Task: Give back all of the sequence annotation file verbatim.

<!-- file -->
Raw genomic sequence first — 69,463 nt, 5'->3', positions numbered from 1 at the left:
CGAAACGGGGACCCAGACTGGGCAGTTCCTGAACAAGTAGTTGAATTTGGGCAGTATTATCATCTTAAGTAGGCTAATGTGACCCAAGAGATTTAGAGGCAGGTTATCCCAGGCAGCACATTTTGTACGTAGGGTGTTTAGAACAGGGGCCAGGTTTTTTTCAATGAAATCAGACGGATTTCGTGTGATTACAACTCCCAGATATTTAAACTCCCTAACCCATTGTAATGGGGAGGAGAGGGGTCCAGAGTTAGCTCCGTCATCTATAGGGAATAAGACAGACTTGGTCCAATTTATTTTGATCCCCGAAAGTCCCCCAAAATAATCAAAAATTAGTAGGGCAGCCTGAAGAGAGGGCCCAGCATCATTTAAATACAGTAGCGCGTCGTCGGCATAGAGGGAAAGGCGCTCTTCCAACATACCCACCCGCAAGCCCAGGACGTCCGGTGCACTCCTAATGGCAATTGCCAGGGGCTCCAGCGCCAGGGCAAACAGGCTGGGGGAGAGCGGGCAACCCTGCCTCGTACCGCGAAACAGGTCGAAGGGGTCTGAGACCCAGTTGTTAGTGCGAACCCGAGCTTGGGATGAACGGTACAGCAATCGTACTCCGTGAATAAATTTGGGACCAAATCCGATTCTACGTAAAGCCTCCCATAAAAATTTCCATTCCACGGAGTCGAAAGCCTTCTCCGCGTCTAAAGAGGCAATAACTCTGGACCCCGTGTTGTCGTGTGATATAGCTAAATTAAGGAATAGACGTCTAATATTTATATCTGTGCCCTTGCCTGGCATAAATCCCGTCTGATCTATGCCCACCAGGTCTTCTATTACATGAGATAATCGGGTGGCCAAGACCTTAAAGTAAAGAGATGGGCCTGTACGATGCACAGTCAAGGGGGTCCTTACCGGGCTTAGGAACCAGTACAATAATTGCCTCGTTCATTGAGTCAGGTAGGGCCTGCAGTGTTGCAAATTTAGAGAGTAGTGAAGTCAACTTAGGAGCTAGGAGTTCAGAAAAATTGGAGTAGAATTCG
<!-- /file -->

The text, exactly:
Raw genomic sequence first — 69,463 nt, 5'->3', positions numbered from 1 at the left:
CGAAACGGGGACCCAGACTGGGCAGTTCCTGAACAAGTAGTTGAATTTGGGCAGTATTATCATCTTAAGTAGGCTAATGTGACCCAAGAGATTTAGAGGCAGGTTATCCCAGGCAGCACATTTTGTACGTAGGGTGTTTAGAACAGGGGCCAGGTTTTTTTCAATGAAATCAGACGGATTTCGTGTGATTACAACTCCCAGATATTTAAACTCCCTAACCCATTGTAATGGGGAGGAGAGGGGTCCAGAGTTAGCTCCGTCATCTATAGGGAATAAGACAGACTTGGTCCAATTTATTTTGATCCCCGAAAGTCCCCCAAAATAATCAAAAATTAGTAGGGCAGCCTGAAGAGAGGGCCCAGCATCATTTAAATACAGTAGCGCGTCGTCGGCATAGAGGGAAAGGCGCTCTTCCAACATACCCACCCGCAAGCCCAGGACGTCCGGTGCACTCCTAATGGCAATTGCCAGGGGCTCCAGCGCCAGGGCAAACAGGCTGGGGGAGAGCGGGCAACCCTGCCTCGTACCGCGAAACAGGTCGAAGGGGTCTGAGACCCAGTTGTTAGTGCGAACCCGAGCTTGGGATGAACGGTACAGCAATCGTACTCCGTGAATAAATTTGGGACCAAATCCGATTCTACGTAAAGCCTCCCATAAAAATTTCCATTCCACGGAGTCGAAAGCCTTCTCCGCGTCTAAAGAGGCAATAACTCTGGACCCCGTGTTGTCGTGTGATATAGCTAAATTAAGGAATAGACGTCTAATATTTATATCTGTGCCCTTGCCTGGCATAAATCCCGTCTGATCTATGCCCACCAGGTCTTCTATTACATGAGATAATCGGGTGGCCAAGACCTTAAAGTAAAGAGATGGGCCTGTACGATGCACAGTCAAGGGGGTCCTTACCGGGCTTAGGAACCAGTACAATAATTGCCTCGTTCATTGAGTCAGGTAGGGCCTGCAGTGTTGCAAATTTAGAGAGTAGTGAAGTCAACTTAGGAGCTAGGAGTTCAGAAAAATTGGAGTAGAATTCG